On February 6, 2009, FDA sent letters to manufacturers of certain opioid drug products, indicating that these drugs will be required to have a Risk Evaluation and Mitigation Strategy (REMS) to ensure that the benefits of the drugs continue to outweigh the risks (Opioid REMS Meeting Invitation Template (PDF - 18KB); Opioids Products Chart). The affected opioid drugs include long-acting and extended-release brand name and generic products and are formulated with the active ingredients fentanyl, hydromorphone, methadone, morphine, oxycodone, and oxymorphone.
Under the Food and Drug Administration Amendments Act of 2007 (FDAAA) (Public Law 110-85), FDA has the authority to require persons submitting certain drug approval applications to submit a proposed REMS as part of the application. FDA may require a REMS when necessary to ensure that the benefits of a drug outweigh its risks. FDAAA also authorizes FDA to require holders of certain drug applications approved without a REMS to submit a proposed REMS if the agency becomes aware of new safety information and makes a determination that a REMS is necessary to ensure the benefits of the drug outweigh its risks.
Opioid drugs have benefit when used properly and are a necessary component of pain management for certain patients. Opioid drugs have serious risks when used improperly. In the past, FDA, drug manufacturers, and others have taken a number of steps to prevent misuse, abuse and accidental overdose of these drugs, including providing additional warnings in product labeling, implementing risk management plans, conducting inter-agency collaborations and issuing direct communications to both prescribers and patients. Despite these efforts, the rates of misuse and abuse, and of accidental overdose of opioids, have risen over the past decade. FDA believes that establishing a REMS for opioids will reduce these risks while ensuring that patients with legitimate need for these drugs will continue to have appropriate access.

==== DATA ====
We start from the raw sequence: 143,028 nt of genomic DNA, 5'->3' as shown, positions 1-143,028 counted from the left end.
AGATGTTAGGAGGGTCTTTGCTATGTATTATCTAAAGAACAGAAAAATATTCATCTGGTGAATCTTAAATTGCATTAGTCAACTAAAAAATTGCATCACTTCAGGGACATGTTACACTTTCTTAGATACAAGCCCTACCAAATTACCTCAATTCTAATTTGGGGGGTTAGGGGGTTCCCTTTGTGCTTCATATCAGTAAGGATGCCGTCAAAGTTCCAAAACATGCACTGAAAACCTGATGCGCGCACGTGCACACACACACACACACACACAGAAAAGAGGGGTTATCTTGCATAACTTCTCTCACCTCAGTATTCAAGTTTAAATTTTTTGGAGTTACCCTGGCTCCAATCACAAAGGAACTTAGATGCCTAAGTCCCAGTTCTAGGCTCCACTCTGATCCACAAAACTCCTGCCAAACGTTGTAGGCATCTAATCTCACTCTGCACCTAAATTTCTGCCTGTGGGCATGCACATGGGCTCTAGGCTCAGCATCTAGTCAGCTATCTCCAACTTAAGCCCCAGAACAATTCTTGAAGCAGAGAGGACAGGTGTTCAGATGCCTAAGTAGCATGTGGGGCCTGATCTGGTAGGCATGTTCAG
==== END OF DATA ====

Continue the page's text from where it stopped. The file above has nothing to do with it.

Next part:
FDA recognizes the need to achieve balance between appropriate access and risk mitigation and believes an effective risk management strategy would benefit from input from industry, patient advocacy groups, the pain and addiction treatment communities, the general public, and other stakeholders. Through this process, FDA hopes to gain valuable information that will lead to practical and effective solutions for developing a REMS and for appropriate use of these opioid drug products.